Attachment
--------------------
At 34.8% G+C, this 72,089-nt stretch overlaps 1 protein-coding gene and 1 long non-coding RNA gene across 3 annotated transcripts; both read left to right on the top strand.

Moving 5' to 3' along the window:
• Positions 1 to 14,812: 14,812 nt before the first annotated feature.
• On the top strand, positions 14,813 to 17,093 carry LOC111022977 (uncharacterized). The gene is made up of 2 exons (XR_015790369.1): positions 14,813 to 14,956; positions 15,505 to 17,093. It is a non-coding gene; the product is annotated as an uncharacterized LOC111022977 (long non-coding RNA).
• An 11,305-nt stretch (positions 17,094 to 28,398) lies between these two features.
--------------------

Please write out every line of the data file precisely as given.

At 34.8% G+C, this 72,089-nt stretch overlaps 1 protein-coding gene and 1 long non-coding RNA gene across 3 annotated transcripts; both read left to right on the top strand.

Moving 5' to 3' along the window:
• Positions 1 to 14,812: 14,812 nt before the first annotated feature.
• On the top strand, positions 14,813 to 17,093 carry LOC111022977 (uncharacterized). The gene is made up of 2 exons (XR_015790369.1): positions 14,813 to 14,956; positions 15,505 to 17,093. It is a non-coding gene; the product is annotated as an uncharacterized LOC111022977 (long non-coding RNA).
• An 11,305-nt stretch (positions 17,094 to 28,398) lies between these two features.